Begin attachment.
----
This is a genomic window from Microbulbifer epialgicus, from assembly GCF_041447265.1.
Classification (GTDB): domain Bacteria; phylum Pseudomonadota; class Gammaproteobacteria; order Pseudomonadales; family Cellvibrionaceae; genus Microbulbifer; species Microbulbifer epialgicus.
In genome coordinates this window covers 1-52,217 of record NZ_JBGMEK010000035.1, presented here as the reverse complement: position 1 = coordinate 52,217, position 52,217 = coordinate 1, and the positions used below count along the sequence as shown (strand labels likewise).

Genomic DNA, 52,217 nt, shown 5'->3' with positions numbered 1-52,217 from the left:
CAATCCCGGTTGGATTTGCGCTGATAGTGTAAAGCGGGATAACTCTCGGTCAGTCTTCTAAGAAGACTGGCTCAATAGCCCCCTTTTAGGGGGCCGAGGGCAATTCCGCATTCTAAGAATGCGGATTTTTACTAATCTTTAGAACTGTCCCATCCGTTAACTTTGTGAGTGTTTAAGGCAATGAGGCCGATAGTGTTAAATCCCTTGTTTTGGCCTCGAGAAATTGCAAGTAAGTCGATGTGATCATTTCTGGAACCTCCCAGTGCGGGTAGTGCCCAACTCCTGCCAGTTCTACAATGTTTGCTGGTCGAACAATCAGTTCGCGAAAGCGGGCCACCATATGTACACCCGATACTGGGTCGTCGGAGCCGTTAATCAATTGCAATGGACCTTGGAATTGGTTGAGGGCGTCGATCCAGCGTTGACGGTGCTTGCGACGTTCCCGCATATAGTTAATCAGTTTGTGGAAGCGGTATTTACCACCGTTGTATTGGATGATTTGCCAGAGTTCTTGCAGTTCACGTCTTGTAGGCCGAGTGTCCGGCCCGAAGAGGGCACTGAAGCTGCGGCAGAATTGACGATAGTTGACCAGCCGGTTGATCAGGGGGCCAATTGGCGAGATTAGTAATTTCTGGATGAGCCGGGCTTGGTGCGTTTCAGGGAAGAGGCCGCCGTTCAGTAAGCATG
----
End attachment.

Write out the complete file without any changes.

This is a genomic window from Microbulbifer epialgicus, from assembly GCF_041447265.1.
Classification (GTDB): domain Bacteria; phylum Pseudomonadota; class Gammaproteobacteria; order Pseudomonadales; family Cellvibrionaceae; genus Microbulbifer; species Microbulbifer epialgicus.
In genome coordinates this window covers 1-52,217 of record NZ_JBGMEK010000035.1, presented here as the reverse complement: position 1 = coordinate 52,217, position 52,217 = coordinate 1, and the positions used below count along the sequence as shown (strand labels likewise).

Genomic DNA, 52,217 nt, shown 5'->3' with positions numbered 1-52,217 from the left:
CAATCCCGGTTGGATTTGCGCTGATAGTGTAAAGCGGGATAACTCTCGGTCAGTCTTCTAAGAAGACTGGCTCAATAGCCCCCTTTTAGGGGGCCGAGGGCAATTCCGCATTCTAAGAATGCGGATTTTTACTAATCTTTAGAACTGTCCCATCCGTTAACTTTGTGAGTGTTTAAGGCAATGAGGCCGATAGTGTTAAATCCCTTGTTTTGGCCTCGAGAAATTGCAAGTAAGTCGATGTGATCATTTCTGGAACCTCCCAGTGCGGGTAGTGCCCAACTCCTGCCAGTTCTACAATGTTTGCTGGTCGAACAATCAGTTCGCGAAAGCGGGCCACCATATGTACACCCGATACTGGGTCGTCGGAGCCGTTAATCAATTGCAATGGACCTTGGAATTGGTTGAGGGCGTCGATCCAGCGTTGACGGTGCTTGCGACGTTCCCGCATATAGTTAATCAGTTTGTGGAAGCGGTATTTACCACCGTTGTATTGGATGATTTGCCAGAGTTCTTGCAGTTCACGTCTTGTAGGCCGAGTGTCCGGCCCGAAGAGGGCACTGAAGCTGCGGCAGAATTGACGATAGTTGACCAGCCGGTTGATCAGGGGGCCAATTGGCGAGATTAGTAATTTCTGGATGAGCCGGGCTTGGTGCGTTTCAGGGAAGAGGCCGCCGTTCAGTAAGCATG